With tax day approaching, finances may be on Americans’ minds more than usual. Of course, there is much more to finances than simply paying taxes. Financial planning is a huge part of personal accounting, so CivicScience asked more than 2,500 U.S. adults about their financial planning and budgeting experiences. 

As the data show, for the majority of respondents, financial expertise were self-taught or simply gained by experience.

Given the lack of professional experience with the world of financial planning (4%), it makes sense that the majority of respondents have not worked with a financial planner. However, 23% have done so and found the experience helpful.  

When it comes to creating a budget, 24% of Americans do in fact follow their financial plan very closely, with 39% following theirs somewhat. However, lower-income adults are the most likely to not have a spending budget, while higher-income adults are the most likely to ignore theirs. 

Current Spending Trends 

As it stands, 36% of U.S. adults are having difficulty spending money right now. This percentage has been on a steady incline since the end of last year.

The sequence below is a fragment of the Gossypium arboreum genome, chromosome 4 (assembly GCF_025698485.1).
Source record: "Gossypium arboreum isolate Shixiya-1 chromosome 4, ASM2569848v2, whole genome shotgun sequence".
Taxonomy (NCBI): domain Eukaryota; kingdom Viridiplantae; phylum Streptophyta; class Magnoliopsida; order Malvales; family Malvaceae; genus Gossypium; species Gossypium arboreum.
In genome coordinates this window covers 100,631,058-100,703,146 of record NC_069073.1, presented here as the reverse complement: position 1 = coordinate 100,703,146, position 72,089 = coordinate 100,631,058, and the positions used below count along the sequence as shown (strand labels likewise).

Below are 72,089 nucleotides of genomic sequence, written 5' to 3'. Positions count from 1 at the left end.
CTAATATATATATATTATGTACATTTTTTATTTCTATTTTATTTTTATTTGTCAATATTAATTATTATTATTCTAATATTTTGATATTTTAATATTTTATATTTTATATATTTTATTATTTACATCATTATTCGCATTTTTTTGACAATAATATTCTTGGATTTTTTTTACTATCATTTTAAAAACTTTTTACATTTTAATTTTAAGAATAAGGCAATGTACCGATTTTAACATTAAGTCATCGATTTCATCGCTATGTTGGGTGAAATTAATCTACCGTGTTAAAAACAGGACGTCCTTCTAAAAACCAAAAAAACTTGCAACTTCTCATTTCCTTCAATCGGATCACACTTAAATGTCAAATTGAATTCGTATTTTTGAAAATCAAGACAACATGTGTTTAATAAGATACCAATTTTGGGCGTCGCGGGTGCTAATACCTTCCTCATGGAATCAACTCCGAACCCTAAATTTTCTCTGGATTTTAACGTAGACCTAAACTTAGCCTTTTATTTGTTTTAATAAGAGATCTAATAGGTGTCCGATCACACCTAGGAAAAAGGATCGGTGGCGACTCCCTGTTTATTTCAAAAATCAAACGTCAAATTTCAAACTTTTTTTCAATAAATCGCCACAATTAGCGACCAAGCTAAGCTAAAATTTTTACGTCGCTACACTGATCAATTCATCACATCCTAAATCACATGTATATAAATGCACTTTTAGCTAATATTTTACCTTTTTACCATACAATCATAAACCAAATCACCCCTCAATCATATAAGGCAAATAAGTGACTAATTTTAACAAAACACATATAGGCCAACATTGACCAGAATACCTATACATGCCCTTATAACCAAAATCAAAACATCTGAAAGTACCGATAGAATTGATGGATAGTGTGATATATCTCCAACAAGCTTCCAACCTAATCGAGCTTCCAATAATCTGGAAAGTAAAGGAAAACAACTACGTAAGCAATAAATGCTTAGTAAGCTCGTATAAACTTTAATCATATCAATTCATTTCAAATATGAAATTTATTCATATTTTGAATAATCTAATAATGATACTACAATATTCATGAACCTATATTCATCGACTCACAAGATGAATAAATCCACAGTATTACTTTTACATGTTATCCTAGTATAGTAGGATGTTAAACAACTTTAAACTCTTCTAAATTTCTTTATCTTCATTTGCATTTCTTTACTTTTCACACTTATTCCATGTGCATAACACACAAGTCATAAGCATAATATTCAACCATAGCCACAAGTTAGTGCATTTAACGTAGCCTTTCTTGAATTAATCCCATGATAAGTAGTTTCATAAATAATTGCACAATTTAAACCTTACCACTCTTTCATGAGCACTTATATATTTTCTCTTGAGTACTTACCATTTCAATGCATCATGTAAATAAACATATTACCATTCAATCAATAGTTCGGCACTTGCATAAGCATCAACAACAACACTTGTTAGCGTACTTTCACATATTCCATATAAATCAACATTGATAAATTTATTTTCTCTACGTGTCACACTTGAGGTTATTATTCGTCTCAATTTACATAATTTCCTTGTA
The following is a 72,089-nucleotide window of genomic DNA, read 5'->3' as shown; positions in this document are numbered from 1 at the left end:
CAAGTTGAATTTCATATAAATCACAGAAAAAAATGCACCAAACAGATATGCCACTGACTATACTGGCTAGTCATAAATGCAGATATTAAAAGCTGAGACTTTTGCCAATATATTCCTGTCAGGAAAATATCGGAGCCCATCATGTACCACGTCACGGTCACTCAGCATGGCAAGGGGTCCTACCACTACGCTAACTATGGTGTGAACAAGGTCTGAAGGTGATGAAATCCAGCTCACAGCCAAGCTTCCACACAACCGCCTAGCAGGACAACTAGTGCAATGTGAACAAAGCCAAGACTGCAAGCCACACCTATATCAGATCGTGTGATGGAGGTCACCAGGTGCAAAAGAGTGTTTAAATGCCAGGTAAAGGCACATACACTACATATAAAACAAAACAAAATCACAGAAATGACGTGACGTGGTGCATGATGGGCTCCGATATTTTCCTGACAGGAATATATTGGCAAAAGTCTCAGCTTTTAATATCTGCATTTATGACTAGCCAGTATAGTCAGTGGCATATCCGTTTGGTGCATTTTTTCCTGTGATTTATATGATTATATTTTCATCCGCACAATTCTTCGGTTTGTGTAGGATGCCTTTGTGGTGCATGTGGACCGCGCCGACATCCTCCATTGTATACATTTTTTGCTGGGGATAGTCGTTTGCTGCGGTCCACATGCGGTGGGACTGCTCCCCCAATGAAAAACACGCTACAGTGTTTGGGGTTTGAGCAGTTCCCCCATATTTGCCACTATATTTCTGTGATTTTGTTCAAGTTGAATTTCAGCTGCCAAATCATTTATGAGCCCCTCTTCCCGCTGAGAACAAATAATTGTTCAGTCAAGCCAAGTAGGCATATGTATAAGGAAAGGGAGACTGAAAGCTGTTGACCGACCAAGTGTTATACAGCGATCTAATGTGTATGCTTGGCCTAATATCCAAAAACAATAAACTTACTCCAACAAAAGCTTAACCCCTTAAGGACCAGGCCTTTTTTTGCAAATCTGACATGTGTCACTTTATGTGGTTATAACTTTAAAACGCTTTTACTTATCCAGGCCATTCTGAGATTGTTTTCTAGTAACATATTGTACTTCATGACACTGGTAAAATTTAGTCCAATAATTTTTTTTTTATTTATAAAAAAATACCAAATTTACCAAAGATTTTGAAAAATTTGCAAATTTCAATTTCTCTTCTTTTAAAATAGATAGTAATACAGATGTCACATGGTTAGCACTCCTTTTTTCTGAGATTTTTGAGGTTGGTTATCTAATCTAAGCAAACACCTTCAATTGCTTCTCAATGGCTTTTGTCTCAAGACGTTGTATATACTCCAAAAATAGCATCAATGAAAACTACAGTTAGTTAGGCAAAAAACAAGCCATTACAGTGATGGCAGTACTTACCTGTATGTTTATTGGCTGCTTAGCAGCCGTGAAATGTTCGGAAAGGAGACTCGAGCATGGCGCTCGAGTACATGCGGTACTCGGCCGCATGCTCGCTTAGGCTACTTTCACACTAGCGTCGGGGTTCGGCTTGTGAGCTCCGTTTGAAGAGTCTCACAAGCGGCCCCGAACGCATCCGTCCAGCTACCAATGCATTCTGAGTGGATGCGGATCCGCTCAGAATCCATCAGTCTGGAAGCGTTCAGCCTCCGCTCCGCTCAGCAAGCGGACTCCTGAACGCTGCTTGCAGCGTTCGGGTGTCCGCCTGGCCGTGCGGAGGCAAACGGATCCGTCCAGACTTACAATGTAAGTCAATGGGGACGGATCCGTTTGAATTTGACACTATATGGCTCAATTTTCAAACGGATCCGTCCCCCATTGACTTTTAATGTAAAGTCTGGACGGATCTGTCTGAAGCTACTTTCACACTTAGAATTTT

The difficulty with spending money that many Americans are currently facing may be one of the reasons that 68% of respondents reported that they are managing their money well (because they aren’t spending as much of it). Perhaps not surprisingly, those who are older (and richer) also express higher approval of how they manage their finances. 

Those who say they manage their money badly are significantly more likely than good money-managers to say they are very concerned about inflation in the U.S, as well as the rising costs of household goods.

Money Well Spent 

Interestingly, those who say they manage their money well and those who say they manage it poorly end up splurging on themselves equally.

Regardless of how someone manages their spending, it appears that they are more likely to keep buying what they need even if they’ve noticed higher prices. This is predominantly the case for those who are not good with managing their finances.

It’s clear that concern about the economy has made spending in general more difficult for consumers, but that with some encouragement or motivation, this could change.